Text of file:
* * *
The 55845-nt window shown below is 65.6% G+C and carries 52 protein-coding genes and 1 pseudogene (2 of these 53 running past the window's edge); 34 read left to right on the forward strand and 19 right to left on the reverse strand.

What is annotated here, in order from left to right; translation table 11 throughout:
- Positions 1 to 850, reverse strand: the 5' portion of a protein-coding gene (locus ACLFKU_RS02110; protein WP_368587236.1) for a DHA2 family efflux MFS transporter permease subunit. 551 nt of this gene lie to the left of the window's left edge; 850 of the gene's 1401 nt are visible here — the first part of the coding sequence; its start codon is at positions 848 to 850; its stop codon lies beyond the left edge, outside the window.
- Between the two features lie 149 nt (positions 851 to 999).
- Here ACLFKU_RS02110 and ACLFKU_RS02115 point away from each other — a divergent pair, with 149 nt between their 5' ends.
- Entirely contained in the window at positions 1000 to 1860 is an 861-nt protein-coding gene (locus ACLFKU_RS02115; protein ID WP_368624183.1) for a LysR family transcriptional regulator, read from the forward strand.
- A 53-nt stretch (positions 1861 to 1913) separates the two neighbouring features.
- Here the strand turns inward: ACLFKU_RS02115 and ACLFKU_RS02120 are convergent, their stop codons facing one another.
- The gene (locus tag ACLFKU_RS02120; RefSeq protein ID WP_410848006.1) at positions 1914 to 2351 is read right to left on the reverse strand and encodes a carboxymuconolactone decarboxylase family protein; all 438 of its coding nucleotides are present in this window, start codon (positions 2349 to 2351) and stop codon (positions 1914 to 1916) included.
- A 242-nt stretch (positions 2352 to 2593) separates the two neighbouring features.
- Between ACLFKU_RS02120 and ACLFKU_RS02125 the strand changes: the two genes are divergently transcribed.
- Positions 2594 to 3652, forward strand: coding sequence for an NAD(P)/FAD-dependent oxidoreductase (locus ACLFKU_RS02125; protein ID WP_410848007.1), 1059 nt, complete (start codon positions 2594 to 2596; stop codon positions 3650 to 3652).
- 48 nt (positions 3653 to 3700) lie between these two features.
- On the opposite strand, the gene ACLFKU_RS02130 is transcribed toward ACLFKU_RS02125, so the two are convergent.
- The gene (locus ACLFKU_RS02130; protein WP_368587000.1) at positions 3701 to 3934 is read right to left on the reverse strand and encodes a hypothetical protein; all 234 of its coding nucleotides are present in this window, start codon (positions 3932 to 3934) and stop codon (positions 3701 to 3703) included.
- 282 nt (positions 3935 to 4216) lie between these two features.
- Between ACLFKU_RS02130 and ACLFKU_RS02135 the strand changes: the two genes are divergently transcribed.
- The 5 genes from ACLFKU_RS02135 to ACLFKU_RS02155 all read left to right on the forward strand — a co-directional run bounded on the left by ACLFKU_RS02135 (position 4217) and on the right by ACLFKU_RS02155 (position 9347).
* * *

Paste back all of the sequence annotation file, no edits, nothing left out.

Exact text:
The 55845-nt window shown below is 65.6% G+C and carries 52 protein-coding genes and 1 pseudogene (2 of these 53 running past the window's edge); 34 read left to right on the forward strand and 19 right to left on the reverse strand.

What is annotated here, in order from left to right; translation table 11 throughout:
- Positions 1 to 850, reverse strand: the 5' portion of a protein-coding gene (locus ACLFKU_RS02110; protein WP_368587236.1) for a DHA2 family efflux MFS transporter permease subunit. 551 nt of this gene lie to the left of the window's left edge; 850 of the gene's 1401 nt are visible here — the first part of the coding sequence; its start codon is at positions 848 to 850; its stop codon lies beyond the left edge, outside the window.
- Between the two features lie 149 nt (positions 851 to 999).
- Here ACLFKU_RS02110 and ACLFKU_RS02115 point away from each other — a divergent pair, with 149 nt between their 5' ends.
- Entirely contained in the window at positions 1000 to 1860 is an 861-nt protein-coding gene (locus ACLFKU_RS02115; protein ID WP_368624183.1) for a LysR family transcriptional regulator, read from the forward strand.
- A 53-nt stretch (positions 1861 to 1913) separates the two neighbouring features.
- Here the strand turns inward: ACLFKU_RS02115 and ACLFKU_RS02120 are convergent, their stop codons facing one another.
- The gene (locus tag ACLFKU_RS02120; RefSeq protein ID WP_410848006.1) at positions 1914 to 2351 is read right to left on the reverse strand and encodes a carboxymuconolactone decarboxylase family protein; all 438 of its coding nucleotides are present in this window, start codon (positions 2349 to 2351) and stop codon (positions 1914 to 1916) included.
- A 242-nt stretch (positions 2352 to 2593) separates the two neighbouring features.
- Between ACLFKU_RS02120 and ACLFKU_RS02125 the strand changes: the two genes are divergently transcribed.
- Positions 2594 to 3652, forward strand: coding sequence for an NAD(P)/FAD-dependent oxidoreductase (locus ACLFKU_RS02125; protein ID WP_410848007.1), 1059 nt, complete (start codon positions 2594 to 2596; stop codon positions 3650 to 3652).
- 48 nt (positions 3653 to 3700) lie between these two features.
- On the opposite strand, the gene ACLFKU_RS02130 is transcribed toward ACLFKU_RS02125, so the two are convergent.
- The gene (locus ACLFKU_RS02130; protein WP_368587000.1) at positions 3701 to 3934 is read right to left on the reverse strand and encodes a hypothetical protein; all 234 of its coding nucleotides are present in this window, start codon (positions 3932 to 3934) and stop codon (positions 3701 to 3703) included.
- 282 nt (positions 3935 to 4216) lie between these two features.
- Between ACLFKU_RS02130 and ACLFKU_RS02135 the strand changes: the two genes are divergently transcribed.
- The 5 genes from ACLFKU_RS02135 to ACLFKU_RS02155 all read left to right on the forward strand — a co-directional run bounded on the left by ACLFKU_RS02135 (position 4217) and on the right by ACLFKU_RS02155 (position 9347).